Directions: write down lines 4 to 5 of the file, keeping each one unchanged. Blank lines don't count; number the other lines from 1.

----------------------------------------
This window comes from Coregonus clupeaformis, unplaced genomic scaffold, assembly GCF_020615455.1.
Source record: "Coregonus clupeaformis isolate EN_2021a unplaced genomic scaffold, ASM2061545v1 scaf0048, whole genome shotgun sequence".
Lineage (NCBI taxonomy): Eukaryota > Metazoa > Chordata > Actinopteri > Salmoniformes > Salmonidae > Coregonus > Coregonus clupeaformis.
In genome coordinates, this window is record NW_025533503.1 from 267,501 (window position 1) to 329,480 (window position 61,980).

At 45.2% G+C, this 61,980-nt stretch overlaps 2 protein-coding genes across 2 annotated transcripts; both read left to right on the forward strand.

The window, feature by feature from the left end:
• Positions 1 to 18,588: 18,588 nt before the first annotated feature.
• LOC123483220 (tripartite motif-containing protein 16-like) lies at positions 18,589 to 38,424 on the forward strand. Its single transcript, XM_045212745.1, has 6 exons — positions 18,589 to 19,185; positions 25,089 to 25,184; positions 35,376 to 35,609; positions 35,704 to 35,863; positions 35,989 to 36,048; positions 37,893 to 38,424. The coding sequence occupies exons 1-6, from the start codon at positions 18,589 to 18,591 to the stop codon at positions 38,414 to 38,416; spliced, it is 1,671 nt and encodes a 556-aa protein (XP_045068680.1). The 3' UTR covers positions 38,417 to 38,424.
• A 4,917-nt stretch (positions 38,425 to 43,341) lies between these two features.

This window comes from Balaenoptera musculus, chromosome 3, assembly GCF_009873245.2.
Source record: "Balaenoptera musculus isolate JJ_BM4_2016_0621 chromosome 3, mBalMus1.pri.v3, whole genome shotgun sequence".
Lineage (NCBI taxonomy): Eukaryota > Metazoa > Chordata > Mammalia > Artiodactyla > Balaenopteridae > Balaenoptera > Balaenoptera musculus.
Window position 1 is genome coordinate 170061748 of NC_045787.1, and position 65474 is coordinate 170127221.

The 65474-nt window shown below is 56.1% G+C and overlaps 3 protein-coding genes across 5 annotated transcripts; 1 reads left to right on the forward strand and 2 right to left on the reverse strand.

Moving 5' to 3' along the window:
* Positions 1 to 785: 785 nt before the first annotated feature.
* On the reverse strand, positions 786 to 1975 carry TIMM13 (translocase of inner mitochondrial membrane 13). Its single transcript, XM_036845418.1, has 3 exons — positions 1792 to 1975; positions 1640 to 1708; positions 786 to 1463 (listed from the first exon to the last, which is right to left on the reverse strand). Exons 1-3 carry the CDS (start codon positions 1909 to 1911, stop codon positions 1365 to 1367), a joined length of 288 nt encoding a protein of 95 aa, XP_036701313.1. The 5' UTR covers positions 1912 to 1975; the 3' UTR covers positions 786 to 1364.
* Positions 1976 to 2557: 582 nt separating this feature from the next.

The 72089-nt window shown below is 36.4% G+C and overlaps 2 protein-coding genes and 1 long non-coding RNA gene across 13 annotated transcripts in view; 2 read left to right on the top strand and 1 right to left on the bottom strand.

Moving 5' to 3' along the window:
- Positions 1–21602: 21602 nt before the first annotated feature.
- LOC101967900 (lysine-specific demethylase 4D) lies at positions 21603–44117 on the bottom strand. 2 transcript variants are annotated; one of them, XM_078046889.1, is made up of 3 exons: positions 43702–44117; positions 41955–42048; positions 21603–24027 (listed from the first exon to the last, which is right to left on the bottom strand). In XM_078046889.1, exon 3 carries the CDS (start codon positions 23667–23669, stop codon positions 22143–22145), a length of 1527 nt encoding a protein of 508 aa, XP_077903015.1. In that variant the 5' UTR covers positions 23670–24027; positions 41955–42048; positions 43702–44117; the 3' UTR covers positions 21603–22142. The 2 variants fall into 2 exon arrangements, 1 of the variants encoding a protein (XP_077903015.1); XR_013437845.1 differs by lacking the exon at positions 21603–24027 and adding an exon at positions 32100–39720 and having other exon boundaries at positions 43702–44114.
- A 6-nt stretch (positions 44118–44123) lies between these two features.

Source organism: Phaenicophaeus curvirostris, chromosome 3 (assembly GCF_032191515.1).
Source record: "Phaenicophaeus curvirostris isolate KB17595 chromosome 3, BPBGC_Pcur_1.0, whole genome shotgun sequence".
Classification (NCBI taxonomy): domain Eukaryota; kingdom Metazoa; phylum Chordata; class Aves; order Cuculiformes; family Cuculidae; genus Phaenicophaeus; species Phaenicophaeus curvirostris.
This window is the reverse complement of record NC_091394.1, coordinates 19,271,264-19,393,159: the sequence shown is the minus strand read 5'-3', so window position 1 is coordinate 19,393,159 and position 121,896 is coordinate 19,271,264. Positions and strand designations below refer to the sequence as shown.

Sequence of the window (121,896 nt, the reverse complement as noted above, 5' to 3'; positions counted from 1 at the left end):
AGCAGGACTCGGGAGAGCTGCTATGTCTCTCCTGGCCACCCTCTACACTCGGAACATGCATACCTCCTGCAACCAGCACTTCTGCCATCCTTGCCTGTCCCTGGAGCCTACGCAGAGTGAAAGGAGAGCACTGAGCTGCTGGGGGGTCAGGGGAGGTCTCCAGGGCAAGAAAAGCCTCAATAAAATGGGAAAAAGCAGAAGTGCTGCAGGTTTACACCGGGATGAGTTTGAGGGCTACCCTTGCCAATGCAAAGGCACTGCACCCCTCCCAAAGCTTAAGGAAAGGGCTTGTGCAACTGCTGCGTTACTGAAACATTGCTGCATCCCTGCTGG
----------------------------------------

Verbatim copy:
In genome coordinates, this window is record NW_025533503.1 from 267,501 (window position 1) to 329,480 (window position 61,980).

At 45.2% G+C, this 61,980-nt stretch overlaps 2 protein-coding genes across 2 annotated transcripts; both read left to right on the forward strand.